There are plenty of tools available which allow brands to accurately measure how their customers behave online; allowing them to identify pain points and, to an extent, measure their customer’s satisfaction. However, these do not really tell you how your customers feel, what they expect, and what they want. The only real way to understand that is to ask them.
Asking the right question, in the right way, at the right time is a very hard thing to do. A brand will have so many touchpoints and interactions with a customer, each of which are very important, and asking the wrong question in the wrong way at the wrong time could be very damaging to a customer’s experience.
One interesting tool that can help with this is Qualtrics. Ostensibly, Qualtrics is a very sophisticated survey tool. You may, then, ask why SAP recently paid $8 billion for a survey tool. The reason is that it is so much more than that and, what sounds like a simple concept, is actually very powerful. Products such as Qualtrics allow brands to put micro-surveys in front of customers at any point of their journey in a variety of different ways and then analyze the responses to understand what customers expect and want.
It is easy to think of commerce as a silo which starts with the customer visiting your website, and ends with them placing an order. But your customers’ experience starts way before that and ends far afterwards. They may have seen your advertisements, they may have visited a physical store, or you may have sent them an email.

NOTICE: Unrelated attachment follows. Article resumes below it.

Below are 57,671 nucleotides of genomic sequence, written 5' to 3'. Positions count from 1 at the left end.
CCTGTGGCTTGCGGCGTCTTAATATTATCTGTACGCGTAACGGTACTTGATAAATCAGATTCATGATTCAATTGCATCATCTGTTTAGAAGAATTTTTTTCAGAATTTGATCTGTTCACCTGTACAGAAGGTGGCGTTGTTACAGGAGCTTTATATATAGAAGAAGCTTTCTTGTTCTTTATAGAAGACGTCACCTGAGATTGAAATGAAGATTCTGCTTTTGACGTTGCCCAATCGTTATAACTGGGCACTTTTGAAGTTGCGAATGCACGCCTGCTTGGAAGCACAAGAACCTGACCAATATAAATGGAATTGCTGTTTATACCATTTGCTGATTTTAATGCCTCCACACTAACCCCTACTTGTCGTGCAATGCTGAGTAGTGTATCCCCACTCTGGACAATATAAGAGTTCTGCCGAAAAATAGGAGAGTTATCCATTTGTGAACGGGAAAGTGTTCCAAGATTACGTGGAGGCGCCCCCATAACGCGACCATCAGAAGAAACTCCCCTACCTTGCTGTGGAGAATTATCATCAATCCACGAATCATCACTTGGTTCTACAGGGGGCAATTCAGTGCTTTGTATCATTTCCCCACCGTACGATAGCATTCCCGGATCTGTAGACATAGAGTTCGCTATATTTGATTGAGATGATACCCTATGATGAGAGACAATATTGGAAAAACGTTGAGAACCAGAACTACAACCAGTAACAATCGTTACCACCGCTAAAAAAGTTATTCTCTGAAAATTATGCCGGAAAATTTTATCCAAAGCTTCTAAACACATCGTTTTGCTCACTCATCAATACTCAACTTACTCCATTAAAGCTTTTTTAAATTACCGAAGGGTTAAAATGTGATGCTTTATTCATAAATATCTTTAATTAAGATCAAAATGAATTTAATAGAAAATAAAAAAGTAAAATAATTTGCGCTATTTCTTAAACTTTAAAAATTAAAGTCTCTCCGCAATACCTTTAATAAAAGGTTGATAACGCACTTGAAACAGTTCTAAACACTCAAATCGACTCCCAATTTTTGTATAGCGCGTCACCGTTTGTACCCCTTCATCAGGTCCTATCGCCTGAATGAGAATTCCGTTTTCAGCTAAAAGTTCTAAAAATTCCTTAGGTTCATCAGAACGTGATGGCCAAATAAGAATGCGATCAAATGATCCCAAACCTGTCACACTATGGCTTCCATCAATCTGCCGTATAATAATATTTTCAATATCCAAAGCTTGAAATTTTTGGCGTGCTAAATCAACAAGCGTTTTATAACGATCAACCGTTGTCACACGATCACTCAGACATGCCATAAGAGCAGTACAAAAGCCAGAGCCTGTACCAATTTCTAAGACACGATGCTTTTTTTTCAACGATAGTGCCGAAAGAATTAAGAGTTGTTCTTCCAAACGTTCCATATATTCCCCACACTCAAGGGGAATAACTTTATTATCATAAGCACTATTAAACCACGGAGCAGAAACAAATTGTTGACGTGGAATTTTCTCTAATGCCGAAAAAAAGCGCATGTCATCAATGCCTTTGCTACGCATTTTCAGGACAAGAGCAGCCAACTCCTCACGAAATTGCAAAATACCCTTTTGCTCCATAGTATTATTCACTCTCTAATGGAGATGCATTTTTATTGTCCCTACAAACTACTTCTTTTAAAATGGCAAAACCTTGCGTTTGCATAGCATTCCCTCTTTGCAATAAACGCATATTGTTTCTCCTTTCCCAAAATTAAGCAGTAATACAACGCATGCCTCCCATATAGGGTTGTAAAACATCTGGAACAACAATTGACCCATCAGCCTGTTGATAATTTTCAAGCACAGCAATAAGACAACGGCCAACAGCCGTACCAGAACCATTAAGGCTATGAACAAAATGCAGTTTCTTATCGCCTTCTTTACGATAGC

After the purchase, they will have had a delivery, maybe picked their order up in store, or even returned an item. These, again, are important customer touchpoints that all add up to an overall customer experience. All of these moments matter, and are opportunities to ask your customers how they feel.
With tools like like this, you could send your customers an SMS message a few days after their item was delivered, asking them whether they are happy with the item, or whether the delivery met their expectations. Maybe you could message them three months later to see how they are getting on with the product.
This feedback can be vital in adapting your products and services to match your customer’s expectations. You are likely to have many thousands of even millions of customers and imagine getting valuable feedback on all aspects of their experience from even a small percentage of them. That information would be gold!
For more articles by Branwell Moffat also see https://www.the-future-of-commerce.com/contributor/branwell-moffat.